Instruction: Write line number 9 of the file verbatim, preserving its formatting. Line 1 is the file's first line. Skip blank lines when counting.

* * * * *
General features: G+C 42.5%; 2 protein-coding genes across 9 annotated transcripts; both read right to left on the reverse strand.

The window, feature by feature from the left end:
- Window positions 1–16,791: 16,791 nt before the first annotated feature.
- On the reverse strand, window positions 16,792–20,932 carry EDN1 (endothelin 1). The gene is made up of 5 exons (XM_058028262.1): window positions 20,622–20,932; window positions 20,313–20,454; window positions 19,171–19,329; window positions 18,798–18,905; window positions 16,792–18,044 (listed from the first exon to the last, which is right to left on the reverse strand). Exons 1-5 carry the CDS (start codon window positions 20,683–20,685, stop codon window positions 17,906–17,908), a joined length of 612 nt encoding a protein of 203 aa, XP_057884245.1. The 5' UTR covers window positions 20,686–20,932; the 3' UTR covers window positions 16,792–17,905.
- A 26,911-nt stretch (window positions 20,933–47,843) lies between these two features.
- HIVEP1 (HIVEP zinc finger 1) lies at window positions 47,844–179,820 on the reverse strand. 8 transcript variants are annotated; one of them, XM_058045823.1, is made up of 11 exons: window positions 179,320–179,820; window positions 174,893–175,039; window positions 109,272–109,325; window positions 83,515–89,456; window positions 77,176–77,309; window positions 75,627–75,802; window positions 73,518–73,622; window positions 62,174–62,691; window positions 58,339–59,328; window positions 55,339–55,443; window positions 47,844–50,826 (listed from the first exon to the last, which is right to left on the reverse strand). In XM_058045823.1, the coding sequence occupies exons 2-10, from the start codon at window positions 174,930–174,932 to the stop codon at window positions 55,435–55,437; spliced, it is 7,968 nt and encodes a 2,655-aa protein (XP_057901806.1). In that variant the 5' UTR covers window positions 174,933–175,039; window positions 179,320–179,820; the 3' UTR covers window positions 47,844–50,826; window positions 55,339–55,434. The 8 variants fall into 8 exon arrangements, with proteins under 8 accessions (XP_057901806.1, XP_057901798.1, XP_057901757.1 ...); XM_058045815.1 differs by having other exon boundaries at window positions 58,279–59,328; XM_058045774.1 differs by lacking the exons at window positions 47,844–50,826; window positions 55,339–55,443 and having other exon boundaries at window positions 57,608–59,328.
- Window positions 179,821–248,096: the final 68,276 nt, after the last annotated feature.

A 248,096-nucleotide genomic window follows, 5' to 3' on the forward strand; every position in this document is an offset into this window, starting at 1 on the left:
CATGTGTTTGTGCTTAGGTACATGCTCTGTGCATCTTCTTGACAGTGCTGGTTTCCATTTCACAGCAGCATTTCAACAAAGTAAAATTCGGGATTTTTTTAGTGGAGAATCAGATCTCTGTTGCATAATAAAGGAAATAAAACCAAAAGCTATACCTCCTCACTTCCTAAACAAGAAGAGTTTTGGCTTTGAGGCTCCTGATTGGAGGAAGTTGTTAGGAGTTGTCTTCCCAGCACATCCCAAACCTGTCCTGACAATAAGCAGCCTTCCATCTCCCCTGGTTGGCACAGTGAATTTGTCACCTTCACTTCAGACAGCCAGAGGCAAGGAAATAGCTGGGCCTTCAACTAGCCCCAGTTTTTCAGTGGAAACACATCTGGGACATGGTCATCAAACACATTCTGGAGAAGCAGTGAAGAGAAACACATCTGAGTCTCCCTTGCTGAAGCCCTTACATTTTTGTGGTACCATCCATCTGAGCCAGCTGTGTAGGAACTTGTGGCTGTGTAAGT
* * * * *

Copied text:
CATGTGTTTGTGCTTAGGTACATGCTCTGTGCATCTTCTTGACAGTGCTGGTTTCCATTTCACAGCAGCATTTCAACAAAGTAAAATTCGGGATTTTTTTAGTGGAGAATCAGATCTCTGTTGCATAATAAAGGAAATAAAACCAAAAGCTATACCTCCTCACTTCCTAAACAAGAAGAGTTTTGGCTTTGAGGCTCCTGATTGGAGGAAGTTGTTAGGAGTTGTCTTCCCAGCACATCCCAAACCTGTCCTGACAATAAGCAGCCTTCCATCTCCCCTGGTTGGCACAGTGAATTTGTCACCTTCACTTCAGACAGCCAGAGGCAAGGAAATAGCTGGGCCTTCAACTAGCCCCAGTTTTTCAGTGGAAACACATCTGGGACATGGTCATCAAACACATTCTGGAGAAGCAGTGAAGAGAAACACATCTGAGTCTCCCTTGCTGAAGCCCTTACATTTTTGTGGTACCATCCATCTGAGCCAGCTGTGTAGGAACTTGTGGCTGTGTAAGT